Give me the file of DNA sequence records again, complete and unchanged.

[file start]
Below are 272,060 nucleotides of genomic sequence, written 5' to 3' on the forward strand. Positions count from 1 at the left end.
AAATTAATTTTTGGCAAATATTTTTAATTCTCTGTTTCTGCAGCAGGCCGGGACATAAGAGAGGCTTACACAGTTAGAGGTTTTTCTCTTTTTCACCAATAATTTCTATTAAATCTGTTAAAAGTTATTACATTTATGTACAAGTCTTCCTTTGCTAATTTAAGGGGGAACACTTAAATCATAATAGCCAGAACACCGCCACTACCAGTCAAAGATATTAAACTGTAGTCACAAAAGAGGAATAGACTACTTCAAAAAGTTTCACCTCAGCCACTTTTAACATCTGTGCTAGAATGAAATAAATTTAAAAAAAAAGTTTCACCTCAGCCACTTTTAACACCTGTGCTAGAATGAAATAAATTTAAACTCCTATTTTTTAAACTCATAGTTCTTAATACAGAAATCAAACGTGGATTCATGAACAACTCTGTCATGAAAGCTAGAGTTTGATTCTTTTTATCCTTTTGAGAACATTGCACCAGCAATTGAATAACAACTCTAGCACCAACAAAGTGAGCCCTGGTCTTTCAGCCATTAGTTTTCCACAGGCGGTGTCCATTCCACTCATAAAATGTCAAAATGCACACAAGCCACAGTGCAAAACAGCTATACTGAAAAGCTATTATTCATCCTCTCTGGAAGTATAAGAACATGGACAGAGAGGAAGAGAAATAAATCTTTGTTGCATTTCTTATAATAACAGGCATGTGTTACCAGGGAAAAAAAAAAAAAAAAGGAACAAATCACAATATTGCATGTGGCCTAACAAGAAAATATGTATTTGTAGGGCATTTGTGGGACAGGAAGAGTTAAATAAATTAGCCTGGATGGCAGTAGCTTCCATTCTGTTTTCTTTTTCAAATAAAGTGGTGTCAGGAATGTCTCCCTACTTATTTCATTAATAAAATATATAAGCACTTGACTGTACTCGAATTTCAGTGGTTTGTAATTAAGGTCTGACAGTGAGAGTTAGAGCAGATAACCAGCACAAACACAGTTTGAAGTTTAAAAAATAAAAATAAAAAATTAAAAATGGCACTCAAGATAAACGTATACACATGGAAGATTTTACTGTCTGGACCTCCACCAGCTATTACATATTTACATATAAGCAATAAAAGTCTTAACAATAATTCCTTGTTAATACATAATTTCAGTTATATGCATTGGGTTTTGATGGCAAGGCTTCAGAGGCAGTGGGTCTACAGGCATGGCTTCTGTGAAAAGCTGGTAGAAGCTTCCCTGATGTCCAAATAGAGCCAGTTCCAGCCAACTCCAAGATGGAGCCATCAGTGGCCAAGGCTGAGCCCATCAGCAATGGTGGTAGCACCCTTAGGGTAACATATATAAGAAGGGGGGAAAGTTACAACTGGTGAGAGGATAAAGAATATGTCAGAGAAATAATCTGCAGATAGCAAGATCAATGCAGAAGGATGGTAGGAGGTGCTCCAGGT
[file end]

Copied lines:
Below are 272,060 nucleotides of genomic sequence, written 5' to 3' on the forward strand. Positions count from 1 at the left end.
AAATTAATTTTTGGCAAATATTTTTAATTCTCTGTTTCTGCAGCAGGCCGGGACATAAGAGAGGCTTACACAGTTAGAGGTTTTTCTCTTTTTCACCAATAATTTCTATTAAATCTGTTAAAAGTTATTACATTTATGTACAAGTCTTCCTTTGCTAATTTAAGGGGGAACACTTAAATCATAATAGCCAGAACACCGCCACTACCAGTCAAAGATATTAAACTGTAGTCACAAAAGAGGAATAGACTACTTCAAAAAGTTTCACCTCAGCCACTTTTAACATCTGTGCTAGAATGAAATAAATTTAAAAAAAAAGTTTCACCTCAGCCACTTTTAACACCTGTGCTAGAATGAAATAAATTTAAACTCCTATTTTTTAAACTCATAGTTCTTAATACAGAAATCAAACGTGGATTCATGAACAACTCTGTCATGAAAGCTAGAGTTTGATTCTTTTTATCCTTTTGAGAACATTGCACCAGCAATTGAATAACAACTCTAGCACCAACAAAGTGAGCCCTGGTCTTTCAGCCATTAGTTTTCCACAGGCGGTGTCCATTCCACTCATAAAATGTCAAAATGCACACAAGCCACAGTGCAAAACAGCTATACTGAAAAGCTATTATTCATCCTCTCTGGAAGTATAAGAACATGGACAGAGAGGAAGAGAAATAAATCTTTGTTGCATTTCTTATAATAACAGGCATGTGTTACCAGGGAAAAAAAAAAAAAAAAGGAACAAATCACAATATTGCATGTGGCCTAACAAGAAAATATGTATTTGTAGGGCATTTGTGGGACAGGAAGAGTTAAATAAATTAGCCTGGATGGCAGTAGCTTCCATTCTGTTTTCTTTTTCAAATAAAGTGGTGTCAGGAATGTCTCCCTACTTATTTCATTAATAAAATATATAAGCACTTGACTGTACTCGAATTTCAGTGGTTTGTAATTAAGGTCTGACAGTGAGAGTTAGAGCAGATAACCAGCACAAACACAGTTTGAAGTTTAAAAAATAAAAATAAAAAATTAAAAATGGCACTCAAGATAAACGTATACACATGGAAGATTTTACTGTCTGGACCTCCACCAGCTATTACATATTTACATATAAGCAATAAAAGTCTTAACAATAATTCCTTGTTAATACATAATTTCAGTTATATGCATTGGGTTTTGATGGCAAGGCTTCAGAGGCAGTGGGTCTACAGGCATGGCTTCTGTGAAAAGCTGGTAGAAGCTTCCCTGATGTCCAAATAGAGCCAGTTCCAGCCAACTCCAAGATGGAGCCATCAGTGGCCAAGGCTGAGCCCATCAGCAATGGTGGTAGCACCCTTAGGGTAACATATATAAGAAGGGGGGAAAGTTACAACTGGTGAGAGGATAAAGAATATGTCAGAGAAATAATCTGCAGATAGCAAGATCAATGCAGAAGGATGGTAGGAGGTGCTCCAGGT